You can greatly enhance your presence in online courses by capturing video directly into your course. To do so, simply ‘Turn editing on,’ and click ‘Add a resource…Video’. This will bring up options to either upload a video from your computer, or capture directly from your webcam. You can even allow students to add videos as assignment submissions using the ‘Video’ assignment type.

For more details on how to incorporate videos into your online or blended course, feel free to contact us at onlinesupport@coe.ufl.edu.

CometChat window

CometChat Real-Time Communication

CometChat has been available on our Community site for a few months now. We’re excited that it will also be available in Moodle starting this fall. With CometChat, you and your students can type chat, video chat, and even share documents and files without ever having to leave Purlieu.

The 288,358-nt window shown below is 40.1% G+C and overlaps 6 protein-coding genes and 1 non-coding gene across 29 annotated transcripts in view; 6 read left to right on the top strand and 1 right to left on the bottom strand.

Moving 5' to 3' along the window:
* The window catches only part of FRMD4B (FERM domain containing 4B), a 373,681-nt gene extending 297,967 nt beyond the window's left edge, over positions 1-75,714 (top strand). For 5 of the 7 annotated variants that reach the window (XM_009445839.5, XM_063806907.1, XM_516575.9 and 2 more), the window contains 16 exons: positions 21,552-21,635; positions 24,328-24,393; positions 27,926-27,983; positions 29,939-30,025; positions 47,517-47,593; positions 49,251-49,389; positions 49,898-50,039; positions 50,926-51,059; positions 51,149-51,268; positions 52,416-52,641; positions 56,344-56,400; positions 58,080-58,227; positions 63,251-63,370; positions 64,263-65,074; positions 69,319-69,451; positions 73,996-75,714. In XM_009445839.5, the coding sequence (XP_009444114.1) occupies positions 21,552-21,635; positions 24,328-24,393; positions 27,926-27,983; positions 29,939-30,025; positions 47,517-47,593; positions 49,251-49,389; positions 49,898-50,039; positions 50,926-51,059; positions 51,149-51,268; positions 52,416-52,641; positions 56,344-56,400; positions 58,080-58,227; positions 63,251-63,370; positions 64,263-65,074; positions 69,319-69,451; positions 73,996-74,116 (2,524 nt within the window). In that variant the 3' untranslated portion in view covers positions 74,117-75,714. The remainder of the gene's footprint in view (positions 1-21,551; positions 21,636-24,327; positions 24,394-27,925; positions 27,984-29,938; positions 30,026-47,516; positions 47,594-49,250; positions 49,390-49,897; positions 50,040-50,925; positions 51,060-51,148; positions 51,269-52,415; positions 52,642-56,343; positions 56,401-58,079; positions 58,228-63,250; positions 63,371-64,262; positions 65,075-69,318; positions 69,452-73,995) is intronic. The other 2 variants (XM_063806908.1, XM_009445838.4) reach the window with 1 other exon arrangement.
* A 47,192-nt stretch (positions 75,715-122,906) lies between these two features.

On the Community side, anyone you add as a “friend” will show up in the blue bar at the bottom of the screen while you are blogging or sharing bookmarks. On the Courses side, anyone who shares a current course with you or your students will be available to chat whenever they come online. You can even start a “Chatroom” and invite students to join you to collaborate on a document or discuss an assignment. Think of it like a really simplified version of Elluminate that is available anytime.

For more details on how to use CometChat, feel free to contact us at onlinesupport@coe.ufl.edu.

final cuts

Well, after about a 6 weeks of work, I finally was able to get a rough cut together of my little video, ‘Information: the new Ritalin.’ It took quite a bit of post-production wrangling to get it in to a watchable state. But I am happy with the way things eventually turned out.